Conclusions

The proposed set of procedures considered in this user evaluation can be said for the most part to be well-accepted by professionals. There was less difference than expected between the views of professionals in UK and those in Germany and the Netherlands despite the differences in the systems of provision and required standards (German and Dutch practice are already fairly well-aligned with each other).

There are two broad areas, in the use of speech tests and of questionnaires, where the views of professionals underline the need for a clearer scientifically-led consensus. The professionals we have surveyed are often conservative in their views. Both for speech tests and questionnaires, there are many possible options. With speech tests in particular it is very evident that professionals prefer methods that are familiar. In this and other novel areas, there is much to be done to educate professionals into the advantages of taking up new approaches. It is also crucially important, if standardisation is to be improved, to reduce the range of alternatives that are potentially able to be used.

Some progress in the introduction of improved and more standard procedures may be possible by making a case that results are more accurate. However the impact of time constraints on current practice is powerful. Professionals are interested in change, but primarily in the “ideal” world. This signals that procedures that give better information are only likely to be accepted if they involve no additional time and effort from the professional. This is in contrast to the views of hearing-impaired people, who are very willing to invest time in improved results from hearing aid fitting. It may well be that major changes in professionals’ practice require not only education but also external pressure, for example, from quality standards required by health insurance bodies or, where provision is state-funded, from national standards bodies. In addition, the best approach to this must include the widespread provision of very easily used implementations of procedures that are selected for sound scientific reasons.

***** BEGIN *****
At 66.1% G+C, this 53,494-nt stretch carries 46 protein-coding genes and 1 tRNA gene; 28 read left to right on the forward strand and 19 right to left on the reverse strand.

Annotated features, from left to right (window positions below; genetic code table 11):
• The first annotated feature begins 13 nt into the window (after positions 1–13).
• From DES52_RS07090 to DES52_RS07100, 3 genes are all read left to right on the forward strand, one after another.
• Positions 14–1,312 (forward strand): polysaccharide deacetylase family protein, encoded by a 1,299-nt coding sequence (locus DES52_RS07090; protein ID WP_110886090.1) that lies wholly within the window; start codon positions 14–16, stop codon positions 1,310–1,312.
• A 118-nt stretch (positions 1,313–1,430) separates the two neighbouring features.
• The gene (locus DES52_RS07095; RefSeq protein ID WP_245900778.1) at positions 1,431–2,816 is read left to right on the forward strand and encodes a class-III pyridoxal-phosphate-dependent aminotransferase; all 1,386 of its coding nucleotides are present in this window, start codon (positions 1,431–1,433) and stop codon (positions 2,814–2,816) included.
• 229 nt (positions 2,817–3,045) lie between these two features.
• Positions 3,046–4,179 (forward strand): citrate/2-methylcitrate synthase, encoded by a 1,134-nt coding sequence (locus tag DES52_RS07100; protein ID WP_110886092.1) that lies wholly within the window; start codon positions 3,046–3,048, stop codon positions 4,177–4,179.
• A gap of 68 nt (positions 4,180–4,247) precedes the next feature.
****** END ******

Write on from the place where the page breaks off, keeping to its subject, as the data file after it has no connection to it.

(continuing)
In the consideration of remote hearing aid fitting and evaluation, professionals had widely varying opinions. Only half of the respondents were positive about patients assessing benefit remotely. Fewer professionals were positive about patients adjusting their hearing aids remotely. It is clear that one of the disadvantages of a survey is that a full explanation or discussion of topics is not possible. However it is a good indicator of the first impressions of professionals.

As with other novel approaches, professionals will need further education as to the benefits of remote fitting and benefit evaluation procedures in order for them to be happy to use them with their patients. In addition to the benefits, professionals will most likely need full explanations concerning how the technique is carried out and how much control the professional may have over what the patients does remotely. There may be particular safety measures that would make professionals happier about such a technique and it is clear that those developing these tools should take note of the reservations noted in the survey. This is also important for any other areas of HearCom that are developing Internet-based procedures for professionals. The same information may be needed to enable professionals to be happy about using any such procedures.